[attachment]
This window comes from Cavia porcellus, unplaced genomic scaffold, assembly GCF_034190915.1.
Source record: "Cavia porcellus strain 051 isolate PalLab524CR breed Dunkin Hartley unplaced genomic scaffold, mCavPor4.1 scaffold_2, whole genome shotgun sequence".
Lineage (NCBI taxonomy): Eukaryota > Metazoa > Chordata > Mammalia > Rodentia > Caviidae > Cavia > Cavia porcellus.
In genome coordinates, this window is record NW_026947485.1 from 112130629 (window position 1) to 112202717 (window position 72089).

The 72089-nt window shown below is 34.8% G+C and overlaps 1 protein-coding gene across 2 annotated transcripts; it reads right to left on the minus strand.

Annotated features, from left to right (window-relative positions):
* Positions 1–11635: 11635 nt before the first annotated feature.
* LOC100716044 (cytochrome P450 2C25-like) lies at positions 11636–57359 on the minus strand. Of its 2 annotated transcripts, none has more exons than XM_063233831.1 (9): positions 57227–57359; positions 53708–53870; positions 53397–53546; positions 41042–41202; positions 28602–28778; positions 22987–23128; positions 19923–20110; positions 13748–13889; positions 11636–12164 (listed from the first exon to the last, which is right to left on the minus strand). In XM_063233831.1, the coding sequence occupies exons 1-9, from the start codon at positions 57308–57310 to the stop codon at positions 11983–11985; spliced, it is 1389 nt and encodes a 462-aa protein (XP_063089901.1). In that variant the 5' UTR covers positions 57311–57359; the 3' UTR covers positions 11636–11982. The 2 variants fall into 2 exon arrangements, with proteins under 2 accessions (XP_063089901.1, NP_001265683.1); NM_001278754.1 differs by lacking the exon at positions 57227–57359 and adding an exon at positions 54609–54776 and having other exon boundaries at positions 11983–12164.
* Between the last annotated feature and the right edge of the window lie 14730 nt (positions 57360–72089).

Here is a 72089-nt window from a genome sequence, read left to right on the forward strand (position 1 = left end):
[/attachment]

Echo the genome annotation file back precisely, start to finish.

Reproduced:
This window comes from Cavia porcellus, unplaced genomic scaffold, assembly GCF_034190915.1.
Source record: "Cavia porcellus strain 051 isolate PalLab524CR breed Dunkin Hartley unplaced genomic scaffold, mCavPor4.1 scaffold_2, whole genome shotgun sequence".
Lineage (NCBI taxonomy): Eukaryota > Metazoa > Chordata > Mammalia > Rodentia > Caviidae > Cavia > Cavia porcellus.
In genome coordinates, this window is record NW_026947485.1 from 112130629 (window position 1) to 112202717 (window position 72089).

The 72089-nt window shown below is 34.8% G+C and overlaps 1 protein-coding gene across 2 annotated transcripts; it reads right to left on the minus strand.

Annotated features, from left to right (window-relative positions):
* Positions 1–11635: 11635 nt before the first annotated feature.
* LOC100716044 (cytochrome P450 2C25-like) lies at positions 11636–57359 on the minus strand. Of its 2 annotated transcripts, none has more exons than XM_063233831.1 (9): positions 57227–57359; positions 53708–53870; positions 53397–53546; positions 41042–41202; positions 28602–28778; positions 22987–23128; positions 19923–20110; positions 13748–13889; positions 11636–12164 (listed from the first exon to the last, which is right to left on the minus strand). In XM_063233831.1, the coding sequence occupies exons 1-9, from the start codon at positions 57308–57310 to the stop codon at positions 11983–11985; spliced, it is 1389 nt and encodes a 462-aa protein (XP_063089901.1). In that variant the 5' UTR covers positions 57311–57359; the 3' UTR covers positions 11636–11982. The 2 variants fall into 2 exon arrangements, with proteins under 2 accessions (XP_063089901.1, NP_001265683.1); NM_001278754.1 differs by lacking the exon at positions 57227–57359 and adding an exon at positions 54609–54776 and having other exon boundaries at positions 11983–12164.
* Between the last annotated feature and the right edge of the window lie 14730 nt (positions 57360–72089).

Here is a 72089-nt window from a genome sequence, read left to right on the forward strand (position 1 = left end):